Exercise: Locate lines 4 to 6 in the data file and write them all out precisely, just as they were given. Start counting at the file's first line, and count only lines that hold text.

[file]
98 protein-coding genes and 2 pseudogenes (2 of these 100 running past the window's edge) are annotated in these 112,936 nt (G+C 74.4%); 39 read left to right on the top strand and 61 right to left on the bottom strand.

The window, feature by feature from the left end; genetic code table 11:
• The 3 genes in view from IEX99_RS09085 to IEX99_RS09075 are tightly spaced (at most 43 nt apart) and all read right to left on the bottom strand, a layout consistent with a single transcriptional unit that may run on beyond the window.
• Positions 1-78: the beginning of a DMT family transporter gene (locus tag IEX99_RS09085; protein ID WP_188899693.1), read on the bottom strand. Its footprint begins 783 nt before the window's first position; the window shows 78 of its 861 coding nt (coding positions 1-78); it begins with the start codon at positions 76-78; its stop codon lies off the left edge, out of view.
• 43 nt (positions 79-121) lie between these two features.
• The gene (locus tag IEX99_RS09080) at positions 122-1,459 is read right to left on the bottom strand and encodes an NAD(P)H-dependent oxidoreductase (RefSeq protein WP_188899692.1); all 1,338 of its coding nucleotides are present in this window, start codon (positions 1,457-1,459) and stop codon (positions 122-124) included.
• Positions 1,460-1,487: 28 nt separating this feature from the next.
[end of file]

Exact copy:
• Positions 1-78: the beginning of a DMT family transporter gene (locus tag IEX99_RS09085; protein ID WP_188899693.1), read on the bottom strand. Its footprint begins 783 nt before the window's first position; the window shows 78 of its 861 coding nt (coding positions 1-78); it begins with the start codon at positions 76-78; its stop codon lies off the left edge, out of view.
• 43 nt (positions 79-121) lie between these two features.
• The gene (locus tag IEX99_RS09080) at positions 122-1,459 is read right to left on the bottom strand and encodes an NAD(P)H-dependent oxidoreductase (RefSeq protein WP_188899692.1); all 1,338 of its coding nucleotides are present in this window, start codon (positions 1,457-1,459) and stop codon (positions 122-124) included.